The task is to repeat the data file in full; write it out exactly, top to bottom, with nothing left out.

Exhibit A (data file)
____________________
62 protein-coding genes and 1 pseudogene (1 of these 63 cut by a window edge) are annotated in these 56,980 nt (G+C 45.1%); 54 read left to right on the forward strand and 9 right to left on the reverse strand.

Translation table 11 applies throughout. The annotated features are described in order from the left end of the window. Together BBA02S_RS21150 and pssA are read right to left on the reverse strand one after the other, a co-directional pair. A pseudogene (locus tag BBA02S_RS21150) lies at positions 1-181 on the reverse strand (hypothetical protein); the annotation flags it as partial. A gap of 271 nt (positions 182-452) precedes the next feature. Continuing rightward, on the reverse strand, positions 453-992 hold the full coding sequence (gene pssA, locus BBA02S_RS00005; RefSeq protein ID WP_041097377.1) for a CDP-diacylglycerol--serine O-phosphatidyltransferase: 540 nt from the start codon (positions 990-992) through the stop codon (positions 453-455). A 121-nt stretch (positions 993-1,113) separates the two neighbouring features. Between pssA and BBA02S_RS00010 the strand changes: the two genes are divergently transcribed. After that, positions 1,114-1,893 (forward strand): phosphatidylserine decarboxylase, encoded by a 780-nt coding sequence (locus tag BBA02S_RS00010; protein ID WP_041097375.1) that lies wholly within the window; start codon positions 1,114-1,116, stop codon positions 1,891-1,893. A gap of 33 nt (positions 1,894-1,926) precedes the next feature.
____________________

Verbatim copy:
62 protein-coding genes and 1 pseudogene (1 of these 63 cut by a window edge) are annotated in these 56,980 nt (G+C 45.1%); 54 read left to right on the forward strand and 9 right to left on the reverse strand.

Translation table 11 applies throughout. The annotated features are described in order from the left end of the window. Together BBA02S_RS21150 and pssA are read right to left on the reverse strand one after the other, a co-directional pair. A pseudogene (locus tag BBA02S_RS21150) lies at positions 1-181 on the reverse strand (hypothetical protein); the annotation flags it as partial. A gap of 271 nt (positions 182-452) precedes the next feature. Continuing rightward, on the reverse strand, positions 453-992 hold the full coding sequence (gene pssA, locus BBA02S_RS00005; RefSeq protein ID WP_041097377.1) for a CDP-diacylglycerol--serine O-phosphatidyltransferase: 540 nt from the start codon (positions 990-992) through the stop codon (positions 453-455). A 121-nt stretch (positions 993-1,113) separates the two neighbouring features. Between pssA and BBA02S_RS00010 the strand changes: the two genes are divergently transcribed. After that, positions 1,114-1,893 (forward strand): phosphatidylserine decarboxylase, encoded by a 780-nt coding sequence (locus tag BBA02S_RS00010; protein ID WP_041097375.1) that lies wholly within the window; start codon positions 1,114-1,116, stop codon positions 1,891-1,893. A gap of 33 nt (positions 1,894-1,926) precedes the next feature.